In anticipation of Europe’s growing thirst for electric vehicles (EVs), Tesla opened its first Gigafactory on the continent in 2022. Located on the outskirts of Berlin, Germany, the factory produces one thousand EVs per day. Despite requiring less water per vehicle than most competitors, the site is licenced to withdraw 1.4 million cubic meters of groundwater each year: about half of total water extractions from the area.

The region has seen regular droughts in recent years, prompting environmental campaigns and red tape which delayed Tesla’s rapid expansion plans and spooked the market into a 3.1 per cent share price drop. Environmental concerns continue to disrupt plans to grow production to over a million EVs each year: this year, the local water authority has claimed the factory ejects six times more hazardous pollutants into waterways than permitted. Residents have voted to reject Tesla’s latest expansion plans and activists belonging to the “Tesla Stoppen” caused a costly power outage with an arson attack on a nearby pylon.

As the market for electric vehicles continues to grow, the need for essential minerals, such as lithium, nickel and cobalt required for car batteries also increases. These finite natural resources come with environmental and social trade-offs that present significant challenges. In Guinea, home to the Earth’s largest bauxite reserve – a source of aluminium – huge areas of farmland and natural habitat are being bought by mining companies for their operations, with reports of little or no compensation to villagers.

Our need for natural resources exceeds supply and this disparity brings consequences for people and planet. Science points to the evidence. The planetary boundaries framework shows that six of nine critical earth systems are changing rapidly and facing catastrophic harm. In fact, we’d need about 1.6 earths to maintain our current demands on nature, to include climate, biodiversity, land and water.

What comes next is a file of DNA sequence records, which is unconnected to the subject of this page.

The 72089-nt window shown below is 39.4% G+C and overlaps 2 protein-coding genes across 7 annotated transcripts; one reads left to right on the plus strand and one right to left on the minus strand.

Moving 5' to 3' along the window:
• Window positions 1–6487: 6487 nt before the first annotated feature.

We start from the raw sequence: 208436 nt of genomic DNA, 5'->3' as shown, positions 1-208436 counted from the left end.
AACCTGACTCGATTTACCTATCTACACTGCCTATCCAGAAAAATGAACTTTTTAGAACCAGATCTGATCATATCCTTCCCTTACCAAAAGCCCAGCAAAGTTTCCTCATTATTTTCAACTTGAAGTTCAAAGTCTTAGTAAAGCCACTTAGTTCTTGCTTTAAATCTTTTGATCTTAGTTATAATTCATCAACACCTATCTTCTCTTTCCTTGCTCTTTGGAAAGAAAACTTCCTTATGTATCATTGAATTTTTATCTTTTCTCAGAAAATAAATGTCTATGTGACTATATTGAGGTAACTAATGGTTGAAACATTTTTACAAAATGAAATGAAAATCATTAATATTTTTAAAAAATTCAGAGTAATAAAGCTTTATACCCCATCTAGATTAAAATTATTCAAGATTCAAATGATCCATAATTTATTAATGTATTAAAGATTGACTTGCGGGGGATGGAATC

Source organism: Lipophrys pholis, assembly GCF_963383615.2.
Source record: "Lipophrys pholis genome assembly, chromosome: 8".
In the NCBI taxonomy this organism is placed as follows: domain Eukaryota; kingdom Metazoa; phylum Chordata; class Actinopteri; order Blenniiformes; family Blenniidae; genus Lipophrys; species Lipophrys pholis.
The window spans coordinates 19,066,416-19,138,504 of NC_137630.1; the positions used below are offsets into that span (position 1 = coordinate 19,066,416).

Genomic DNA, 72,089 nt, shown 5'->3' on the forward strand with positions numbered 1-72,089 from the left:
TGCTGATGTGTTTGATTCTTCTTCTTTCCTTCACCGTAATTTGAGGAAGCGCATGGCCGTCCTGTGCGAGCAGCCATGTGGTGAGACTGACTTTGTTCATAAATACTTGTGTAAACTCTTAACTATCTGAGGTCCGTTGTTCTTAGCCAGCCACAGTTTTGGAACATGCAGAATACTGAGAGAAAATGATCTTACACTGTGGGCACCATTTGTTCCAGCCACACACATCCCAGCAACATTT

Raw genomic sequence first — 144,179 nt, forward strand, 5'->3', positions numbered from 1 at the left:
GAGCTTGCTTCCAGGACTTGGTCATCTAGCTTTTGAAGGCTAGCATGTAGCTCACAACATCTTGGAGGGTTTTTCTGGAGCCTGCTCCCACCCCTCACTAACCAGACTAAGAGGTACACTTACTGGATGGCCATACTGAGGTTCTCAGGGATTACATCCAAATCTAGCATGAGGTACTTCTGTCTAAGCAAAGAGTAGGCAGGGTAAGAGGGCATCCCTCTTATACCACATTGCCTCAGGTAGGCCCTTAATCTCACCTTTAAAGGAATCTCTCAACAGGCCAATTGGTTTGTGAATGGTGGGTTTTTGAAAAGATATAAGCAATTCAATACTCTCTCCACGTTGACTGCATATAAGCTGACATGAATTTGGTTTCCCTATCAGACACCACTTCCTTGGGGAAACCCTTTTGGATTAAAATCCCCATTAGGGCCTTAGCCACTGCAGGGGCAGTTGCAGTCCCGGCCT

Make nature your business

The collective stewardship of nature is required to turn the tide and business must play its part. The loss of nature poses physical, transition and systemic risks to businesses and financial stability, and there have already been casualties.

Last year, chemical giant 3M was hit with a US$10.3 billion fine, with other legal cases still pending, after it was tied to the release of dangerous ‘forever chemicals’, namely polyfluoroalkyl substances (PFAS), into public water systems. Over 4,000 lawsuits were filed against the firm, alongside other companies. While the business has not admitted liability, it is now required to support the treatment of public water supplies across the US that detect PFAS ‘at any level’.

The BloombergNEF report ‘When the bee stings: counting the costs of nature-related risks’ (2023) names ten companies, across a range of sectors that “incurred financial losses as a result of poorly handled interactions with nature” including billions of dollars in legal liabilities, falls in share price, loss of brand value and fines. These examples demonstrate the financial importance of a business understanding and managing its impacts and dependencies on the natural world, and the need to integrate climate-and-nature-related risks and opportunities into financial reporting.

Assess business dependencies on nature